Fauci: 'Cautiously optimistic' U.S. could have coronavirus vaccine by late fall

U.S. top infectious disease expert Anthony Fauci said on Friday that he is "cautiously optimistic" that the U.S. could have coronavirus vaccine in late fall or early winter this year.

Fauci said, "We hope that by the time we get into late fall and early winter, we will have in fact a vaccine that we can say that would be safe and effective. One can never guarantee the safety or effectiveness unless you do the trial, but we are cautiously optimistic this will be successful."

He made the remarks while testifying at the coronavirus crisis hearing in Capitol Hill.

During the hearing, Fauci was been asked about why the Europe did better job than the U.S. in the aspect of containing COVID-19.

Fauci answered that the European countries fully locked down to curb the spread of the virus. However, the shutdown of the U.S. only worked for about 50 percent of the country.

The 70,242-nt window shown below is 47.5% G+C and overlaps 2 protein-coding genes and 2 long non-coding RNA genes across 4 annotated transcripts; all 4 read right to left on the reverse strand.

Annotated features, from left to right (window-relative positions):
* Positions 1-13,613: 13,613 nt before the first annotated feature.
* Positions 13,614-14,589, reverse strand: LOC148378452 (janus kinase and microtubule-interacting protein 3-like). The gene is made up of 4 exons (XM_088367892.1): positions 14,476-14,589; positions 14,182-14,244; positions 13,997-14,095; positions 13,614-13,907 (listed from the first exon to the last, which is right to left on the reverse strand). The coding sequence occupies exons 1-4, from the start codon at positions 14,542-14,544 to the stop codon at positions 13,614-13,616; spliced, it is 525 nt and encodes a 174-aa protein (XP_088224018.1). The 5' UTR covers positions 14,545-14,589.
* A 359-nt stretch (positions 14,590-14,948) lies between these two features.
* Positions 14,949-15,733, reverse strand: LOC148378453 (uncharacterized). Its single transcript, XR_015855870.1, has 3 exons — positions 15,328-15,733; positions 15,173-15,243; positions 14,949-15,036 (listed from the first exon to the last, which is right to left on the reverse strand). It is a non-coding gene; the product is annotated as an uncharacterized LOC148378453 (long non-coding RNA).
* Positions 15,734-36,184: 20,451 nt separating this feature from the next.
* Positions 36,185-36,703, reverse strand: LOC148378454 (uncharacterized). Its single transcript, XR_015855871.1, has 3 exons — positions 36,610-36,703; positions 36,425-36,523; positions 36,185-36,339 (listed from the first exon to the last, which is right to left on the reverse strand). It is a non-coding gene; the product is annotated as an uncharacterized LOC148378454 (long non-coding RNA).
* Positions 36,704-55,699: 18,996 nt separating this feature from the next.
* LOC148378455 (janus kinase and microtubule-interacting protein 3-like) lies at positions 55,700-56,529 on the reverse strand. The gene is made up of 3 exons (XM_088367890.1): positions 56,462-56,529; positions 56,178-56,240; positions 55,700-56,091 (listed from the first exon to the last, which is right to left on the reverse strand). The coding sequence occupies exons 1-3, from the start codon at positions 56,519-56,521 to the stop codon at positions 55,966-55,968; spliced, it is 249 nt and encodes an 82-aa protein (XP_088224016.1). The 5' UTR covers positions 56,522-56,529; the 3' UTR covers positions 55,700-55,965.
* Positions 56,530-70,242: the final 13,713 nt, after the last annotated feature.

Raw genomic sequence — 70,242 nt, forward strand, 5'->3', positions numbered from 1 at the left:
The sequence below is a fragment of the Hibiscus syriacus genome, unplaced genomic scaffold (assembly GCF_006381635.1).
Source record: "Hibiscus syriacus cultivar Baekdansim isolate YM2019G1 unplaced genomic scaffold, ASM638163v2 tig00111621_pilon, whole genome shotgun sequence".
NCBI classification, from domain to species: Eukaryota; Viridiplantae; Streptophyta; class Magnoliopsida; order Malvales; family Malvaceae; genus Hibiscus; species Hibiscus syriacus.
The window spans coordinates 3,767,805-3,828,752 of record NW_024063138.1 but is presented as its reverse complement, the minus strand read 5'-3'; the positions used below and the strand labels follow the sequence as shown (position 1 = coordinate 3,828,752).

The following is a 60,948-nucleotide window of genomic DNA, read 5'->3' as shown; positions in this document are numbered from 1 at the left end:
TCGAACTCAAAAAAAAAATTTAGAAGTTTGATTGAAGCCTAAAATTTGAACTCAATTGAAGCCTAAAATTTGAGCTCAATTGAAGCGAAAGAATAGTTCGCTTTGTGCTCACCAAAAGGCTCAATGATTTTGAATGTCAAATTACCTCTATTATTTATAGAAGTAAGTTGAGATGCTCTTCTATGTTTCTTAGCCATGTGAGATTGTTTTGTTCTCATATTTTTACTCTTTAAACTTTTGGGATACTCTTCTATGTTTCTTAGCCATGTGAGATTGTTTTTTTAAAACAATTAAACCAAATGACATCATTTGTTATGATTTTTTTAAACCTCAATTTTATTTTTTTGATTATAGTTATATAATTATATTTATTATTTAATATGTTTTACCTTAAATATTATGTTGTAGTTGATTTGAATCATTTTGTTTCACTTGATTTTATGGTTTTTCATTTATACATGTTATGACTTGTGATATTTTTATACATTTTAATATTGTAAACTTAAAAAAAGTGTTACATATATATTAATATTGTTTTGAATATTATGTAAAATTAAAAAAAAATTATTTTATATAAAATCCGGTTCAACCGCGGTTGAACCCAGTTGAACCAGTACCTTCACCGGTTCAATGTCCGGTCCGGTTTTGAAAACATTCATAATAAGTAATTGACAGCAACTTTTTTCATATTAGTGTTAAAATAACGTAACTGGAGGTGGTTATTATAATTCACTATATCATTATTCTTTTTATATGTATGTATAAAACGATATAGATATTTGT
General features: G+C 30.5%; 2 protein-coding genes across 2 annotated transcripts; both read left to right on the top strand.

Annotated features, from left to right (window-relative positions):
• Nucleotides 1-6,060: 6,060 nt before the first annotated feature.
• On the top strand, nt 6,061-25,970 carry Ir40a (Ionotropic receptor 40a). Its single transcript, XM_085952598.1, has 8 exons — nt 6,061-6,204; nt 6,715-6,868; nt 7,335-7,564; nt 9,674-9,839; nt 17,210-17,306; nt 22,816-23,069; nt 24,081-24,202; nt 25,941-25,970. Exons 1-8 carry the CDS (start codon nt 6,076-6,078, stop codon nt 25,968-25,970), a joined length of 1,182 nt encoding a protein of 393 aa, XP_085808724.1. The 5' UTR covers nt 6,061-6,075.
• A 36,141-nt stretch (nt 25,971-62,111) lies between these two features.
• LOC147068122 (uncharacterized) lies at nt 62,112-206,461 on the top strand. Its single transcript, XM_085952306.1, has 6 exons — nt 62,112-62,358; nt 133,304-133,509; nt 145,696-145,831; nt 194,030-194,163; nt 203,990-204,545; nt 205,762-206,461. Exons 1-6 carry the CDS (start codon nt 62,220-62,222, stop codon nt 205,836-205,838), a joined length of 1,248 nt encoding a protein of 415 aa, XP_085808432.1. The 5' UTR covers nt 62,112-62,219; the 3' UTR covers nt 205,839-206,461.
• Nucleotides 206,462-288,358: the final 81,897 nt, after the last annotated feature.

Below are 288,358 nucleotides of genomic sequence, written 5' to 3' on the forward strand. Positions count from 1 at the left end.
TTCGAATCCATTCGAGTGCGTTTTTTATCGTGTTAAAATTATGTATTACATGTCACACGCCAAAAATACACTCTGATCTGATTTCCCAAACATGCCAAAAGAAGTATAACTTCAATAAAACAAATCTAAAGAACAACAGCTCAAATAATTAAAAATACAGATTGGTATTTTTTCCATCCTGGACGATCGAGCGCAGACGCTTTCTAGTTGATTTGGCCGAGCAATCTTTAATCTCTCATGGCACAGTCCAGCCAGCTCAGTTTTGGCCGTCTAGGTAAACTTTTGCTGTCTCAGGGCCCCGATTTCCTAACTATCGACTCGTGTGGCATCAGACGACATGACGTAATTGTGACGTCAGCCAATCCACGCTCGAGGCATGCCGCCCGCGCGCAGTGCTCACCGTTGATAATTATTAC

As of Friday morning, the U.S. reported more than 4.49 million COVID-19 cases, with 152,082 deaths, according to the latest tally from Johns Hopkins University.

(Cover: Dr. Anthony Fauci, director of the National Institute for Allergy and Infectious Diseases, arrives to testify before the House Select Subcommittee on the Coronavirus Crisis hearing in Washington, D.C., U.S., July 31, 2020. /Reuters)